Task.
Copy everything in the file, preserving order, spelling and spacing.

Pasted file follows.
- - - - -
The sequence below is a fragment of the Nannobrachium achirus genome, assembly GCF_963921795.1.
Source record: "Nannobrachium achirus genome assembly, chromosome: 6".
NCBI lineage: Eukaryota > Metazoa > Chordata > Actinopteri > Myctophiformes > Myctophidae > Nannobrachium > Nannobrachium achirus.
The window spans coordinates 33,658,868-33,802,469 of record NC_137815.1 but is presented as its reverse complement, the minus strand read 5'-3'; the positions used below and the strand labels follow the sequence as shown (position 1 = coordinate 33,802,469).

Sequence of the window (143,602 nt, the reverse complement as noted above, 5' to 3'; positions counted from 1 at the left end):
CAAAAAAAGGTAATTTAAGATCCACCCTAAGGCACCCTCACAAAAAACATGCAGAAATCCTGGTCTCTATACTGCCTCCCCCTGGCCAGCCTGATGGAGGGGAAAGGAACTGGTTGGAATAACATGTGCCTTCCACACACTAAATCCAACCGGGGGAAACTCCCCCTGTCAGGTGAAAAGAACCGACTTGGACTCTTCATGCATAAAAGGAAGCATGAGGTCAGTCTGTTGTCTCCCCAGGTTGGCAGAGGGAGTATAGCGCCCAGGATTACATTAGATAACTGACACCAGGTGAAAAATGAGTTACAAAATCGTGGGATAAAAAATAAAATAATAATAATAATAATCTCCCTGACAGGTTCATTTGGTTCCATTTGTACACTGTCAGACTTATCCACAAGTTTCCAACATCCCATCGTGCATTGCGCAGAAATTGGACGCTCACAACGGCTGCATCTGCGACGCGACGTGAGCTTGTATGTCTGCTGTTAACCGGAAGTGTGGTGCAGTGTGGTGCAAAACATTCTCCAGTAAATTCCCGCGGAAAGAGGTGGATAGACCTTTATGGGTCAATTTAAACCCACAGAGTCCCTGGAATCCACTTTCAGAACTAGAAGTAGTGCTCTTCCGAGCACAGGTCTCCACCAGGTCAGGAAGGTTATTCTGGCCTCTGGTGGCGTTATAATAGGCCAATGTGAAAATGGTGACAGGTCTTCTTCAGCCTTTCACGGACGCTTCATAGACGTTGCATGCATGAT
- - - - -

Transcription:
The sequence below is a fragment of the Nannobrachium achirus genome, assembly GCF_963921795.1.
Source record: "Nannobrachium achirus genome assembly, chromosome: 6".
NCBI lineage: Eukaryota > Metazoa > Chordata > Actinopteri > Myctophiformes > Myctophidae > Nannobrachium > Nannobrachium achirus.
The window spans coordinates 33,658,868-33,802,469 of record NC_137815.1 but is presented as its reverse complement, the minus strand read 5'-3'; the positions used below and the strand labels follow the sequence as shown (position 1 = coordinate 33,802,469).

Sequence of the window (143,602 nt, the reverse complement as noted above, 5' to 3'; positions counted from 1 at the left end):
CAAAAAAAGGTAATTTAAGATCCACCCTAAGGCACCCTCACAAAAAACATGCAGAAATCCTGGTCTCTATACTGCCTCCCCCTGGCCAGCCTGATGGAGGGGAAAGGAACTGGTTGGAATAACATGTGCCTTCCACACACTAAATCCAACCGGGGGAAACTCCCCCTGTCAGGTGAAAAGAACCGACTTGGACTCTTCATGCATAAAAGGAAGCATGAGGTCAGTCTGTTGTCTCCCCAGGTTGGCAGAGGGAGTATAGCGCCCAGGATTACATTAGATAACTGACACCAGGTGAAAAATGAGTTACAAAATCGTGGGATAAAAAATAAAATAATAATAATAATAATCTCCCTGACAGGTTCATTTGGTTCCATTTGTACACTGTCAGACTTATCCACAAGTTTCCAACATCCCATCGTGCATTGCGCAGAAATTGGACGCTCACAACGGCTGCATCTGCGACGCGACGTGAGCTTGTATGTCTGCTGTTAACCGGAAGTGTGGTGCAGTGTGGTGCAAAACATTCTCCAGTAAATTCCCGCGGAAAGAGGTGGATAGACCTTTATGGGTCAATTTAAACCCACAGAGTCCCTGGAATCCACTTTCAGAACTAGAAGTAGTGCTCTTCCGAGCACAGGTCTCCACCAGGTCAGGAAGGTTATTCTGGCCTCTGGTGGCGTTATAATAGGCCAATGTGAAAATGGTGACAGGTCTTCTTCAGCCTTTCACGGACGCTTCATAGACGTTGCATGCATGAT